SANTA ANA — An Orange County judge on Thursday rejected a motion by prosecutors that he unseal the transcript of a grand jury investigation into the Irvine 11 case.
Eleven students stand criminally charged for allegedly disrupting a speech at UC Irvine last year by Israel's ambassador to the United States.
Defense attorneys and prosecutors could not comment Thursday because Orange County Superior Court Judge Peter J. Wilson had earlier issued an order forbidding both sides from talking to the media about the case.
Wilson said the transcripts revealed the prosecution's perspective in pressing their case against the 11 students from UC Irvine and UC Riverside.
According to a court document, the defense wanted the judge to keep the grand jury transcript sealed so as not to taint the jury pool selection.
A grand jury investigation in January was instrumental in a controversial decision by the Orange County district attorney's office to file charges against and prosecute the students.
The 11 were charged with conspiring to commit a crime and disturbing assembly, when they allegedly disrupted the Feb. 8, 2010, speech at UCI by Israeli Ambassador Michael Oren, according to court records. If convicted, the defendants face up to six months in jail.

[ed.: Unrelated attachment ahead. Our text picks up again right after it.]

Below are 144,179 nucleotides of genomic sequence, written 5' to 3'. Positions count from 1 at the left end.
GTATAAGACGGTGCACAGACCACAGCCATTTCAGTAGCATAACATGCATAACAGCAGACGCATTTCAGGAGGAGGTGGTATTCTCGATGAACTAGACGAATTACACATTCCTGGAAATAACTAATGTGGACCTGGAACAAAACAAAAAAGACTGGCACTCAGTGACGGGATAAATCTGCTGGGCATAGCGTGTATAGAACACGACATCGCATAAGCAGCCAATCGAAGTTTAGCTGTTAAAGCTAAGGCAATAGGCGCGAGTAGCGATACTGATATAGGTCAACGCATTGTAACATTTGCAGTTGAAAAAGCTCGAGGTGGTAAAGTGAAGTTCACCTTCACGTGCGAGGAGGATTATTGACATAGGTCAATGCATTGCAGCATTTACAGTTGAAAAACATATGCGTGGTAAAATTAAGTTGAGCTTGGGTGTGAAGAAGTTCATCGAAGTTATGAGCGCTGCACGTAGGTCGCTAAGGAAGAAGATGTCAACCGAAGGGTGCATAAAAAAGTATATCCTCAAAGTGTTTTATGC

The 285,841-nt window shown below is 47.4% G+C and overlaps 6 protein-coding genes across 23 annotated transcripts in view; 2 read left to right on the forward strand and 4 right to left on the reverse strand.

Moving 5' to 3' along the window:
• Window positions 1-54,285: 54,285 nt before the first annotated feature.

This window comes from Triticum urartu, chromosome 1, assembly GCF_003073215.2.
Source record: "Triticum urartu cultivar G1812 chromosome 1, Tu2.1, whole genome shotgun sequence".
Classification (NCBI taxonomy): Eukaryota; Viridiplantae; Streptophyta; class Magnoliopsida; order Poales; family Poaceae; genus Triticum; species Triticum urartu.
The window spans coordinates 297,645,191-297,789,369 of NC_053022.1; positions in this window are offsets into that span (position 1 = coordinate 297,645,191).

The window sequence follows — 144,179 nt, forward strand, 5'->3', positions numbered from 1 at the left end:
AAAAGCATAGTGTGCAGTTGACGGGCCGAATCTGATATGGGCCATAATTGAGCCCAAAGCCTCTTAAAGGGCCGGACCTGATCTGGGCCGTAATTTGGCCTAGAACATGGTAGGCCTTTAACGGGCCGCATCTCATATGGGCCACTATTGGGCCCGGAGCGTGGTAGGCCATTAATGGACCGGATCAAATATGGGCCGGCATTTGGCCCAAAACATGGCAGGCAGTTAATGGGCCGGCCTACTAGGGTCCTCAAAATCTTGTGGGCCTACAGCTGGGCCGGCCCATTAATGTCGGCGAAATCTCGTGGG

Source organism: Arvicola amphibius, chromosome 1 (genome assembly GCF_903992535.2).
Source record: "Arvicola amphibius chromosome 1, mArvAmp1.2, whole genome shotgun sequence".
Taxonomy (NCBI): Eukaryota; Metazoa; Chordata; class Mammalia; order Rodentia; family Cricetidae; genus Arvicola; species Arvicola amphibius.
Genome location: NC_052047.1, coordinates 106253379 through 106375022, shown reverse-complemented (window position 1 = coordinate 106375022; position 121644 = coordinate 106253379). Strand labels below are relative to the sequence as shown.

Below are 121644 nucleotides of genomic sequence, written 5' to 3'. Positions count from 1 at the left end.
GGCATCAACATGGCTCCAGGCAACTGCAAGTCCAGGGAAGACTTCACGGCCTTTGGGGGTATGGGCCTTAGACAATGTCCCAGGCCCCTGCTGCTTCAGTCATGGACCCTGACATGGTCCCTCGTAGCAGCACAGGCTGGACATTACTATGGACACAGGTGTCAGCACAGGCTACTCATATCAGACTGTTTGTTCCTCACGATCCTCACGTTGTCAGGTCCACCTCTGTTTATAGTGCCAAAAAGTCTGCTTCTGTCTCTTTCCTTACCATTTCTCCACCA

Other public documents containing defendants' personal e-mail information were set to be redacted to protect their privacy.
Court proceedings were moved to a smaller courtroom, which was filled with friends, family, supporters and those interested in the case. Among them were Chuck Anderson, president of the Orange County chapter of the ACLU, and Jim Gilchrist, president of the Minuteman Project.
Outside the Santa Ana courthouse, some protesters from the Orange County Peace Coalition wore gags.
"Mr. Rackauckas has chosen to pick on these students on a racial basis to further his career," Anderson said, referring to Orange County D.A. Tony Rackauckas.
"This is a pure case of racism that should never have been brought to court," the ACLU official continued. "The problem was already settled by university authorities. The students have already been punished. These are great young people, all serious students — the future leaders of our community."